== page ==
Alvina Krause would not allow. I think she had favorites, you could never figure out why you weren’t a favorite, it never made any sense; the thing you have to remember is that if a person is making you feel bad about yourself, that person is going to be in his or her own world. They are lost in their own universe. After dropping out of Northwestern University in 1960, Black relocated to New York City to pursue an acting career, residing in a cold water flat in Manhattan, she took odd jobs working as a secretary, a front desk person at a hotel, at an insurance office, lived on "thirty dollars a week." Black began performing with the Rockefeller Players, a theater troupe in Westwood, New Jersey. She joined at the Actors Studio, but left shortly after enrolling commenting: "How can a man who isn't an actor teach you how to act?" This same year, she married her first husband, Charles Black, though the marriage was short-lived, ended within the year. However, she retained his surname. Black made her screen debut with a minor role in the independent film The Prime Time, which she would deem "the worst film made."

Disillusioned by this

Chesterfield Central railway station

Chesterfield Central was a railway station in the town of Chesterfield, Derbyshire. The station was on the Great Central Chesterfield Loop which ran between Staveley Central and Heath Junction on the Great Central Main Line; the station opened in 1892 and was closed in 1963. The station was demolished by 1973 to make way for Chesterfield's inner-relief road, much of, built along the former trackbed of the GCR; this dual-carriageway now forms part of the A61 road. The former 410yd entrance tunnel from the north still remains in place, sealed at its north end due to the road construction. Chesterfield was, at one time, served by three railway stations; the other two are: John. British Railways in and Around the Midlands 1953-57. Nottingham: Book Law Publications. ISBN 1-901945-47-2. Photographs of Central Station Site of the former Central Station, on what is now the A61 Inner-Relief road, looking south in 2008, Photo by Nick Catford The station in 1950 Britain from Above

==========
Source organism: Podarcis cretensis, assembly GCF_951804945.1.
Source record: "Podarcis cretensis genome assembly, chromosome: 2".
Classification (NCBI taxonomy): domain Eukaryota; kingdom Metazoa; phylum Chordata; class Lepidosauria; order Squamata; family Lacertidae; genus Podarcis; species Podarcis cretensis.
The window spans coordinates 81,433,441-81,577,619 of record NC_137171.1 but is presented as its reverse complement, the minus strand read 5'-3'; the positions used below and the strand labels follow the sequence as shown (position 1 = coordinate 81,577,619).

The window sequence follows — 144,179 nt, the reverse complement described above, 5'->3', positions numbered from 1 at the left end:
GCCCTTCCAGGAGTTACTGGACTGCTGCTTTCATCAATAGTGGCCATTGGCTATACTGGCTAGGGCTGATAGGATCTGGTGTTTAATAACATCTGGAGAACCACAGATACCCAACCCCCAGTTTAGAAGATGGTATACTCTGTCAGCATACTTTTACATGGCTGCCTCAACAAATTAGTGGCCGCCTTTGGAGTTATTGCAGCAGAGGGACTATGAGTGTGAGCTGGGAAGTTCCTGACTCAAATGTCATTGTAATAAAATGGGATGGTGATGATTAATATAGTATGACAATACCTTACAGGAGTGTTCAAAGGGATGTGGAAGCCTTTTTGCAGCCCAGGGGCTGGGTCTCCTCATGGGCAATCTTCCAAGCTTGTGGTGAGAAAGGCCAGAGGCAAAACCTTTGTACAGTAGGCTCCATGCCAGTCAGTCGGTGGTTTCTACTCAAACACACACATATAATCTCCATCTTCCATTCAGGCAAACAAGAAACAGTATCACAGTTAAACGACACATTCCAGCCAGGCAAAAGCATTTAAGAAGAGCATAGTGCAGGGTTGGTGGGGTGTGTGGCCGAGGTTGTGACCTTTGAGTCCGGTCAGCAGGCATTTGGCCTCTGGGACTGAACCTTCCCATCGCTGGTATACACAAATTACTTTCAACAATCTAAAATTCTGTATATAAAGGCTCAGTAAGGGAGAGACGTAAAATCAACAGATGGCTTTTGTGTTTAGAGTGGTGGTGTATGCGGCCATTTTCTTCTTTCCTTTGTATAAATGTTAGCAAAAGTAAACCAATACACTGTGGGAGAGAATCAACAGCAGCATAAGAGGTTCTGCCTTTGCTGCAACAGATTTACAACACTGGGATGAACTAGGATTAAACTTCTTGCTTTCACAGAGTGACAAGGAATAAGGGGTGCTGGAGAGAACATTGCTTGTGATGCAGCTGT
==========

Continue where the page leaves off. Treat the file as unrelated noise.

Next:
Byse is a village in the Shimoga district of Karnataka, India. It is located around 140 km in the Nagara hobli of the Hosanagara taluka. Megalithic structures have been found at Byse at a site called Nilaskal Byana; the villagers have long been aware of the presence of these megaliths, a 1975 thesis by A. Sundara mentions the site as containing menhirs arranged in no particular order. In 2007, Professor Srikumar M Menon from the Manipal School of Architecture and Planning, Manipal University noticed the stones during a trip to the Nagara Fort at Byse. Subsequently, the researchers from the Tata Institute of Fundamental Research and Manipal University surveyed 26 stones during 2007-10; the researchers speculated that the stones could be dated prior to 1000 BCE, though carbon dating is yet to be done, as of March 2012. Using computer simulation, the researchers concluded that at least one of the stone alignments at Byse has "strong astronomical associations", which indicates that the site could have been an ancient astronomical observatory.

The tallest menhir is 1.6 m in width and 25 cm in thickness. Two menheirs are used by the villagers for a form of ancestor worship; the Kusannanakere water tank is located in Byse. The habitations that fall under the Byse gram panchayat include: Baise Konanahalli Kardigere Kuppaduru Kannamane Hokoppalau Chikalli Dhummadhagadde Doddagundi Niraballi Gundigadde Athikodige Sulagodu Channakodige The Chidambareshwara Devaru and Nethrabylu Choudi Devasthana Hindu shrines are located in Byse